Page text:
Just outside of the centre of the village is the Glen Ord Distillery, one of the few remaining whisky distilleries on the Black Isle.[13] The Black Isle Show,[14] one of the largest agricultural shows in Scotland, is held every August in a showground near Muir of Ord. The showground is a popular exhibition site thanks to the surrounding flower fields.

Muir of Ord used to have a local football team in the 2000s, Muir of Ord Rovers F.C., that competed in the North Caledonian Football League.[7]

The Muir Hub is the newest community building in Muir of Ord. Originally belonging to Tarradale primary school the building had been left unused for numerous years before being refurbished in January 2017.[15][16] It is now a charity funded venue situated in the heart of the village. The building is multi-functional serving as a cafe, small cinema, conference space and social space. Many local groups meet here and rooms can be rented out for events, clubs, meetings, etc.


The major route of the A9 road passed through the village until 1982, when it was bypassed by the Kessock Bridge.[17]

The village is served by Muir of Ord railway station, which is on the Kyle of Lochalsh Line and the Far North Line between Dingwall and Inverness.[18]


  1. ^ a b "Mid-2020 Population Estimates for Settlements and Localities in Scotland". National Records of Scotland. 31 March 2022. Retrieved 31 March 2022.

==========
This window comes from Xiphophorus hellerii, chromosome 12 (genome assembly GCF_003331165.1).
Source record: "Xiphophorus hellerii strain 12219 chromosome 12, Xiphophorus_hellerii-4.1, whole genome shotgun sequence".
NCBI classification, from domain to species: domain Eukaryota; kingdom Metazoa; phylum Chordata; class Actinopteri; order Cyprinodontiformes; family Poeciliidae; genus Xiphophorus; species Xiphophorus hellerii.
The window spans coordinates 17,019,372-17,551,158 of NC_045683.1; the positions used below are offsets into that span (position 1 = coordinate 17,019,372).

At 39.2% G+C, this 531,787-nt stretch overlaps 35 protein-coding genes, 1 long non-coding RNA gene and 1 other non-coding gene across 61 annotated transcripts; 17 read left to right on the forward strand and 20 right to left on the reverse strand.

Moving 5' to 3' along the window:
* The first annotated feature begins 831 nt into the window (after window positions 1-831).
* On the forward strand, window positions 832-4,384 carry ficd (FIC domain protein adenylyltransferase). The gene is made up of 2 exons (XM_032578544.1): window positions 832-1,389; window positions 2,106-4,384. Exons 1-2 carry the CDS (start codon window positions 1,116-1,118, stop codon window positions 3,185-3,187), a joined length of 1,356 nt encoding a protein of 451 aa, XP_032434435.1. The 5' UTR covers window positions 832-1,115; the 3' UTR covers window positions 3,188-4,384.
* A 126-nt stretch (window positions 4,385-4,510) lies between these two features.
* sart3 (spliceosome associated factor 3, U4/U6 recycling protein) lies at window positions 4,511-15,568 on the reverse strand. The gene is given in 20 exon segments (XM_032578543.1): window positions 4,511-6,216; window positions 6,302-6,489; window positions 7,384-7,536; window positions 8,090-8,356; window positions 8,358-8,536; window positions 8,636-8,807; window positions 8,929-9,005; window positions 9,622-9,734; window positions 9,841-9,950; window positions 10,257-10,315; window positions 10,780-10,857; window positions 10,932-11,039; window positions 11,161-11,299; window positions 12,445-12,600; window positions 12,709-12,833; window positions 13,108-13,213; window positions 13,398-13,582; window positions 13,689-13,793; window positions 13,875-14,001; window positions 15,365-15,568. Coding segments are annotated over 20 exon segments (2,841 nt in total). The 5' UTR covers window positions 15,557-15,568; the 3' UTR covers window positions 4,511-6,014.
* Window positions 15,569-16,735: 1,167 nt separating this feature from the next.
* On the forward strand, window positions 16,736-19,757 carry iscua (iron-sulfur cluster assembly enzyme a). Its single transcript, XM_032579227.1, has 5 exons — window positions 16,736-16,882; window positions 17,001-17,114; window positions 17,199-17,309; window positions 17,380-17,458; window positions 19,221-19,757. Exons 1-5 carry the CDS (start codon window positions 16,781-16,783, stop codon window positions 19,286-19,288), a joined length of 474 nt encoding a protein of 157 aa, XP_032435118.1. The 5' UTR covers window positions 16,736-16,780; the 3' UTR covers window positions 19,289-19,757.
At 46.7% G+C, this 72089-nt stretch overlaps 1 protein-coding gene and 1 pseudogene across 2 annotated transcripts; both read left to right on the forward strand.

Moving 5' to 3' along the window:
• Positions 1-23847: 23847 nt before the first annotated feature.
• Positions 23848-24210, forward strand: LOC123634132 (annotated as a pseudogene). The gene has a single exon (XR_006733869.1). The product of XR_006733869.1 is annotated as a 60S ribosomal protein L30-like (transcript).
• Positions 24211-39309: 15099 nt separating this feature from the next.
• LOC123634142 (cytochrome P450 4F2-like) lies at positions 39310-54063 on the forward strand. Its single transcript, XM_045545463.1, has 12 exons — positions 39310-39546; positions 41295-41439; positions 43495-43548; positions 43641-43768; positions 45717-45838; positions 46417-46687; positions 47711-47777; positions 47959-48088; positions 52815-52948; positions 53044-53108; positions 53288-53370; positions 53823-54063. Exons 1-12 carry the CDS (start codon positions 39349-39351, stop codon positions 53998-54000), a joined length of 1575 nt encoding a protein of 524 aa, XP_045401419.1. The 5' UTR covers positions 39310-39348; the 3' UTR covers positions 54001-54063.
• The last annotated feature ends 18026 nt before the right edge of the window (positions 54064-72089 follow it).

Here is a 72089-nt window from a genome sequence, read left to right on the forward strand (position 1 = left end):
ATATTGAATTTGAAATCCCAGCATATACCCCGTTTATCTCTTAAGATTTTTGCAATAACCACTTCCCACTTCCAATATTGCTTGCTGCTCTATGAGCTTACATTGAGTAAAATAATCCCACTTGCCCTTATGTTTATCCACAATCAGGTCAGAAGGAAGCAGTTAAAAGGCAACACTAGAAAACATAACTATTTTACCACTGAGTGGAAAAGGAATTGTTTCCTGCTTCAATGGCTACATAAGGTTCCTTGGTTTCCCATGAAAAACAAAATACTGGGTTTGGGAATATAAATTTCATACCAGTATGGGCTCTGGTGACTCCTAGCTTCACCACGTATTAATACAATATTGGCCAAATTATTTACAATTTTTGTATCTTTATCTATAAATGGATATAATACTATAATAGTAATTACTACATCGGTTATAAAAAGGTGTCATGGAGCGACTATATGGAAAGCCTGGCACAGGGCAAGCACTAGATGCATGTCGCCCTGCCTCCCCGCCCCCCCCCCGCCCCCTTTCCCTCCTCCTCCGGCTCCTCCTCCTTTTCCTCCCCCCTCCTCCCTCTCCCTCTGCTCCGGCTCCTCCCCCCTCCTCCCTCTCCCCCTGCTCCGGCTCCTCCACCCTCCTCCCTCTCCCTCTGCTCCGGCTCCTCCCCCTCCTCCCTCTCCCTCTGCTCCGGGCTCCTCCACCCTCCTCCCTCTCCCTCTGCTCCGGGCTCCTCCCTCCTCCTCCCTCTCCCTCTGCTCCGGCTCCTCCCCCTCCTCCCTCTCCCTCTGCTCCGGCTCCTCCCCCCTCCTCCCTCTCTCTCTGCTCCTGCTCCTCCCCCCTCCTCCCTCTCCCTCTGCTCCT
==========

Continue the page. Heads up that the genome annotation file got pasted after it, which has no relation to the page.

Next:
2. ^ "Muir of Ord Community Council Website". Muir of Ord Community Council. Retrieved 21 September 2022.
  3. ^ a b OS Explorer map: 432: Black Isle (Map). Ordnance Survey.
  4. ^ Cochrane, Alan (9 September 2022). "The awful reason why the Scottish village of Muir of Ord is now known across the globe". The Telegraph. ISSN 0307-1235. Retrieved 11 September 2022.
  5. ^ "Ross-shire chippy sparks angry scenes with video posted after death of The Queen". RossShire Journal. 9 September 2022. Retrieved 11 September 2022.
  6. ^ a b "Muir of Ord". Undiscovered Scotland. Retrieved 2 September 2018.
  7. ^ a b "Muir of Ord Drovers Football Club". Ambaile, Highland history and culture. 2004.
  8. ^ a b "Our 13th Green - Castle Hill Henge A Scheduled National Monument" (PDF). March 2018.
  9. ^ Historic Environment Scotland. "Castle Hill, Muir Of Ord (12670)". Canmore. Retrieved 2 September 2018.
  10. ^ "Kilchrist, Old Church | Canmore". Retrieved 17 November 2023.
  11. ^ "Listen – The Piobaireachd Society". Retrieved 17 November 2023.
  12. ^
  13. ^ "Glen Ord -". Retrieved 17 November 2023.
  14. ^ Black Isle Show
  15. ^ "Muir Hub". Urban Realm. Retrieved 30 August 2022.
  16. ^ MacKenzie, Hector (14 May 2022). "Scene set for Muir of Ord 'village that shares' awards as two big anniversaries and community action are celebrated". Rossshire Journal. Retrieved 30 August 2022.
  17. ^ Brocklehurst, Steven (6 March 2014). "Life and death on the A9". BBC News (Scotland - Highlands & Islands).
  18. ^ Brailsford, Martyn, ed. (December 2017) [1987]. Railway Track Diagrams 1: Scotland & Isle of Man (6th ed.). Frome: Trackmaps. map 18C. ISBN 978-0-9549866-9-8.